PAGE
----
Thursday, June 10, 2004

Kobe vs. MJ?... Pleassse

I loved tonight's win by the Pistons, which confirmed the excellence of their defense and the holes in the Lakers offense. In a world of what ifs, which I know Lakers fans are going through right now (e.g. what if Malone was healthy, what if Shaq actually worked hard during the offseason), I still think if Cassell, CWebb, or Bobby Jackson were healthy it might have been the Wolves or the Kings in the NBA Finals instead this lucky group of superstars.

What's all this talk about Kobe or MJ at 25 after game 2? Figures John Salley would knock on MJ since he did walk off the court when the Bulls finally beat his Pistons. What about Jim Grey's stupid question for Billups after tonight's game? Asking if they had something like the 'Jordan Rules' to stop Kobe. Good response by Billups to ignore it and just discuss how they played their normal defense. What game were you watching Grey? Never liked him and the hole gets deeper. Prince just did an excellent job on Kobe and the help defense was great.

Would MJ ever have been shutdown like that? Never. By Prince. Not. As I've always said, MJ would dominate more during these days of no hand-checks. Kobe's dribbling skills are better than MJ's but Jordan's quickness and hangtime are by far better. Also Kobe's ability to break a double-team doesn't compare with MJ's. Even during his early days, he was constantly doubled and even triple-teamed and he still average 37.1 during his third year. And the 'Jordan Rules'? If you remember or watch old clips, the rules basically were to hack Jordan a third of the time with flying elbows, body slams, and whacks on the arm. Old school junkyard basketball that Kobe will never see under the current NBA rules that favor freestyling and penetration.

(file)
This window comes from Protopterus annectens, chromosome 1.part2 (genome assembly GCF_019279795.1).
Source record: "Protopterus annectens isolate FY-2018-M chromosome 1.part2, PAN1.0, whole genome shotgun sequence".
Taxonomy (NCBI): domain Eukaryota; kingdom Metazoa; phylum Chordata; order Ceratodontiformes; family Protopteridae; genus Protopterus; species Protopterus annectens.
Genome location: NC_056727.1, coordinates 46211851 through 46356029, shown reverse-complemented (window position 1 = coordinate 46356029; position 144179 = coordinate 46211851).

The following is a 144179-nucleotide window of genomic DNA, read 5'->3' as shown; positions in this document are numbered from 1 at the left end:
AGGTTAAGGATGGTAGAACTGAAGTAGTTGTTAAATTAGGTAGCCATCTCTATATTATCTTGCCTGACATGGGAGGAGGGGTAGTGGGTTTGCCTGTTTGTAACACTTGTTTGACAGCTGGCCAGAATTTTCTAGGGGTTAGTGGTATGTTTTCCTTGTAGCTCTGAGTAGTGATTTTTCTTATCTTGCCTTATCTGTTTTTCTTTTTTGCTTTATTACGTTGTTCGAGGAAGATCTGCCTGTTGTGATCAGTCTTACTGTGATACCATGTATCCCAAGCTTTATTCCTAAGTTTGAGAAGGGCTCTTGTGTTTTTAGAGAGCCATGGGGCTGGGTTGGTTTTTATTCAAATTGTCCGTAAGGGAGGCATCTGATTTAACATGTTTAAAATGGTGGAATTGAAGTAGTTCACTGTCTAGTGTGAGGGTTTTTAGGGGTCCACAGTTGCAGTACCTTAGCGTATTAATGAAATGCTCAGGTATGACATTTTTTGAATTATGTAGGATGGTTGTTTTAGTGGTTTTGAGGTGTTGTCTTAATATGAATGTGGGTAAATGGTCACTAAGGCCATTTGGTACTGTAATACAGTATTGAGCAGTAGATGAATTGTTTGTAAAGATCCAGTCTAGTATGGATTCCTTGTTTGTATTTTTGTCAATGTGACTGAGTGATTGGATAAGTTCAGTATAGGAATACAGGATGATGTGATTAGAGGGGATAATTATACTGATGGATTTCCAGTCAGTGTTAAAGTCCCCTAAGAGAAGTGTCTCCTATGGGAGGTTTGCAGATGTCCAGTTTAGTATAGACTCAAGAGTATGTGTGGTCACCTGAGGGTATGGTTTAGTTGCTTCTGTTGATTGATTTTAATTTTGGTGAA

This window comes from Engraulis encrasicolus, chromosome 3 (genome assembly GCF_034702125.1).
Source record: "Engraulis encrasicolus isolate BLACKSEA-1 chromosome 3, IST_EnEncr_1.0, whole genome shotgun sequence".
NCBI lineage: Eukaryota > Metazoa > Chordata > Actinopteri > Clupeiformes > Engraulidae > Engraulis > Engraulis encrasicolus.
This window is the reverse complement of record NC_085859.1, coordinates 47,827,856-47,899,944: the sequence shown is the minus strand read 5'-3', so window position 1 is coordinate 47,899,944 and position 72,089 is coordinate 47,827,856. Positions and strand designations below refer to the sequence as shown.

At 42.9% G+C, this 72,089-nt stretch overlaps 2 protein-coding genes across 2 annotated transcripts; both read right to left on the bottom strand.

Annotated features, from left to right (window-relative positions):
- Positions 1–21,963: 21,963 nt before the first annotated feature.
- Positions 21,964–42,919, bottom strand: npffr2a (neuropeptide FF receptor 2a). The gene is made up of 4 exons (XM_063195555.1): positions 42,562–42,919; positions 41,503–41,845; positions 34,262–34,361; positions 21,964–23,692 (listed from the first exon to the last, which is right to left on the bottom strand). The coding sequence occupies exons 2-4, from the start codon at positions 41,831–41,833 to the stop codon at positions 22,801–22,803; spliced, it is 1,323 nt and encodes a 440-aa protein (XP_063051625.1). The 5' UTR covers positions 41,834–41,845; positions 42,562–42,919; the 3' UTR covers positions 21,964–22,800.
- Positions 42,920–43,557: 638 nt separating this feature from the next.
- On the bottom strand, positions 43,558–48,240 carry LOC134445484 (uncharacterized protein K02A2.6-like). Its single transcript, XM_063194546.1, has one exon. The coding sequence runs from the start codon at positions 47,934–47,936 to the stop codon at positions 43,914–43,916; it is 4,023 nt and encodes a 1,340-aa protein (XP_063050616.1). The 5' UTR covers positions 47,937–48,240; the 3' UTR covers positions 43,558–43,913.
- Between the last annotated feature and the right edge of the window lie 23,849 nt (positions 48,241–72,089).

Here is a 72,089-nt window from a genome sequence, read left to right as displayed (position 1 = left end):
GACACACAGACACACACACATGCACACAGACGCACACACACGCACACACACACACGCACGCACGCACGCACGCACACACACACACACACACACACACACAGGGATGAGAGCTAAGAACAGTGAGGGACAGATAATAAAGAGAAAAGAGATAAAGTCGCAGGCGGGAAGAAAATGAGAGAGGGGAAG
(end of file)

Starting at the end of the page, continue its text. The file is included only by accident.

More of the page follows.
Anyway, I totally agreed with ESPN's Ric Bucher's article on what was all the talk about how the Pistons would recover from such a loss after game 2 by most of the media, and he's a pretty good analyst for even picking the Pistons to win the title back in April:

What is all this talk about "how do the Pistons recover" and "the landscape has completely shifted" as a result of losing Game 2 in overtime? I could understand such sentiment if Detroit had lost Game 1 or if the Lakers hadn't pulled out the stops to win Game 2. But stop kidding yourselves. Shaq played 48 minutes, coach Phil Jackson gave a rookie (Luke Walton) 26 minutes out of pure desperation and Karl Malone risked a lifetime limp to keep going and still it was only barely enough. The Pistons were down 11 and had all of their big men in foul trouble and methodically chipped away until the Lakers had to pick themselves up off the mat with a Kobe Bryant 3-pointer from 28 feet. The Pistons clearly demonstrated they are the mentally tougher, defensively stronger team for all of Game 1 and most of Game 2 and yet they're the ones who are, or should be, reeling? (full article)

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